Paul Youngstadt has an old house just outside Mayer, Minn. He lives on 13 acres along a bend in the south fork Crow River, and the water is really high this year.
So, just to be safe, he's got an aluminum fishing boat with an outboard motor in his yard, but it's not on a trailer.
Or, rather, it's beached on the grass, just a couple steps from his front porch. There's only about a football field's worth of dry land left of his place.
"It's come up 28 inches in the last 27 hours, so, as you can see, another two feet and the house is gone," Youngstedt said. "That hasn't happened since 1965. It's serious."
He's got construction equipment lined up on the county road in front of his house and a trailer waiting to haul everything away. He's brought up his freezer and everything else he could carry out of the basement.
"Now I have to go down there and unhook my furnace, and my water softener and my well, and haul that up here. Now we can't use our bathrooms and sink or anything. So this is a bummer," Youngstedt said.
It's also a record. The water level on the south fork of the Crow River set an all-time high just upstream from Youngstadt's house. The river is expected to peak in Mayer on Wednesday.
The crest there was higher than what was forecast by the National Weather Service, according to MPR News chief meteorologist Paul Huttner.
"Downstream that bubble of water will move toward Watertown and Delano, and the Crow River at Delano is now forecast to rise about another two feet, and then crest late Friday or into Saturday at 19.5 feet," Huttner said. "That is a foot above major flood stage."
That threat has Delano city officials bracing for the worst flooding they've seen in nearly a decade. The city council made an emergency appropriation of $30,000 to pay for fighting the flood along River Street.
It's aptly named. The Crow River is rushing by just a few feet from the curb, and lapping almost at the bottom of the bridge that connects the east and west sides of downtown.
"We met last night, the city council, and voted to implement phase two," said Delano Mayor Joe McDonald. "Which means two-and-a-half blocks of a temporary dike on the road, on River Street, with detours both on River Street and Bridge Avenue, upsetting both daily activity in town, which includes daily mass at the local church, the day care facility preschool and then businesses, the local coffee shop."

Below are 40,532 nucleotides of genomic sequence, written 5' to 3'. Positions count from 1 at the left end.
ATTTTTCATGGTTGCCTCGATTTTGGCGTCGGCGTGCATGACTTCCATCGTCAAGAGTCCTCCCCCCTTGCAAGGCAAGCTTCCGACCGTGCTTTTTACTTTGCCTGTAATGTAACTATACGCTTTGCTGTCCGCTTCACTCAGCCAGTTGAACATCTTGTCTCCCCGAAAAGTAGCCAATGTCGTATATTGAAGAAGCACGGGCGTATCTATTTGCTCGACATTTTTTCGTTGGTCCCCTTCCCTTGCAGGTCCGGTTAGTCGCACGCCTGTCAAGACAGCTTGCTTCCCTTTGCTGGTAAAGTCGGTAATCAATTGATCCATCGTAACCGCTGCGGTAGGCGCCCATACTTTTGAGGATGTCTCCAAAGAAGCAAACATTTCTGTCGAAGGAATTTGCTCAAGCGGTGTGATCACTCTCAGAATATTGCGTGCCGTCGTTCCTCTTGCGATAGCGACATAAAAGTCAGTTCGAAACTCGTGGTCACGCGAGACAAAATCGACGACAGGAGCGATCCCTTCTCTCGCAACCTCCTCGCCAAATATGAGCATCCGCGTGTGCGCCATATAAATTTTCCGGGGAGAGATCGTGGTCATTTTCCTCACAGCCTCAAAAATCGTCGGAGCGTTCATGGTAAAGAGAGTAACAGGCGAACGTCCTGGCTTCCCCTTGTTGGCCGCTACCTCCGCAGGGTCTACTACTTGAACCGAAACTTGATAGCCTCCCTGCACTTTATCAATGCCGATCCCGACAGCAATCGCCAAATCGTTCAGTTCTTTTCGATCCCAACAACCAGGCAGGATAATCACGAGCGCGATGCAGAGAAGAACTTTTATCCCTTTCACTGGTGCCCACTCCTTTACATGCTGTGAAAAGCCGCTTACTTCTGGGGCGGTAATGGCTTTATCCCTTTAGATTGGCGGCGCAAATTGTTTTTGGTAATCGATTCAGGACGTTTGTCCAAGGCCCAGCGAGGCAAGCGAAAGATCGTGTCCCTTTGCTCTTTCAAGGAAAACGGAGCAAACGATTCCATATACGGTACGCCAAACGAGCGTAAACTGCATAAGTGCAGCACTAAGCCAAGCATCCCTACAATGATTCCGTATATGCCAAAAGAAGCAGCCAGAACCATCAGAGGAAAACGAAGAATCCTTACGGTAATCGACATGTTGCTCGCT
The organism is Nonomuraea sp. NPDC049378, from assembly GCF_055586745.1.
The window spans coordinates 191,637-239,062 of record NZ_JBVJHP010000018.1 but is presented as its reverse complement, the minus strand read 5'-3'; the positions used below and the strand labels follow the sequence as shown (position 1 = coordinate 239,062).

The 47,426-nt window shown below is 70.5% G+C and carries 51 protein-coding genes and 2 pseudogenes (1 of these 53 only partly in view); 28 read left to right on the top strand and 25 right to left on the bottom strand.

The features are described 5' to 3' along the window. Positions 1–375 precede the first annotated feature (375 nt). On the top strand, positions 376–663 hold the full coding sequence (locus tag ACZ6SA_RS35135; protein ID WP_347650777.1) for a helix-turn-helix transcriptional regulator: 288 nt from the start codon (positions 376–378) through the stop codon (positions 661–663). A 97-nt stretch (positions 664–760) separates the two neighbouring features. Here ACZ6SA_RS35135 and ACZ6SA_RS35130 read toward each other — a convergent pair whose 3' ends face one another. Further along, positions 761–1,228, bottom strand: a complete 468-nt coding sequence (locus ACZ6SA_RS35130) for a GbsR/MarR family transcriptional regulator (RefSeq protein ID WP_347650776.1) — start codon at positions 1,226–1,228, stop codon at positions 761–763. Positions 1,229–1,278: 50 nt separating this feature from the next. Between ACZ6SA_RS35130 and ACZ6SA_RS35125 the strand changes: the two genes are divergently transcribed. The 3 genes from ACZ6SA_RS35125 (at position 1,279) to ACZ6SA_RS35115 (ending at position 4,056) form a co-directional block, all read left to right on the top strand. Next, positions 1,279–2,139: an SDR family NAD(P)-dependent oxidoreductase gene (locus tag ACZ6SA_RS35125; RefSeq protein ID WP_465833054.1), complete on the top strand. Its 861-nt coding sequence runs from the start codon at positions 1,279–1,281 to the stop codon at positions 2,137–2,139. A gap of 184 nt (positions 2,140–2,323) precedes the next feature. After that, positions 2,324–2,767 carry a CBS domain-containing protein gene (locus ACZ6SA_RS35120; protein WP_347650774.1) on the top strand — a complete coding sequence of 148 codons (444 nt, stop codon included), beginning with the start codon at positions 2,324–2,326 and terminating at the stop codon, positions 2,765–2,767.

For now, the city has decided to hold off on putting up the dike. Warm weather has lessened the chance of ice jams building up under the town's main bridge and forcing the river out of its banks and into the streets.
"We're not out of the water yet," McDonald said. "Pun intended, but we're looking a lot better than we were 24 hours ago."
Luckily, they've had a lot of time to prepare, and some experience with flooding in Delano. High water last hit town in 2001, so many residents have seen before what the river can do. The city, with the help of some state grants, also bought out more than a dozen low-lying homes in town since then, to mitigate the damage flooding can do.
Still, everyone's keeping a close eye on the water.
DNR hydrologist Matt Mayer and volunteer Keylor Andrews were making the rounds of instruments along the Crow River today.
They ran a floating sonar unit back and forth across the floodwater, measuring the depth and flow of the river. They found about 5800 cubic feet of water per second running through Delano, more than 20 times the volume of water that was running through town a couple weeks ago.
They were also checking on the DNR's river gauge in downtown Delano at lunch time.
"It basically takes a stage reading which is the height of the water every 15 minutes. It goes up to the satellite, and then into a database where its stored, and we can use it for various purposes," Mayer said.
River forecasters will be studying that data for the rest of this week, trying to figure out how bad it may get for people here along the Crow River.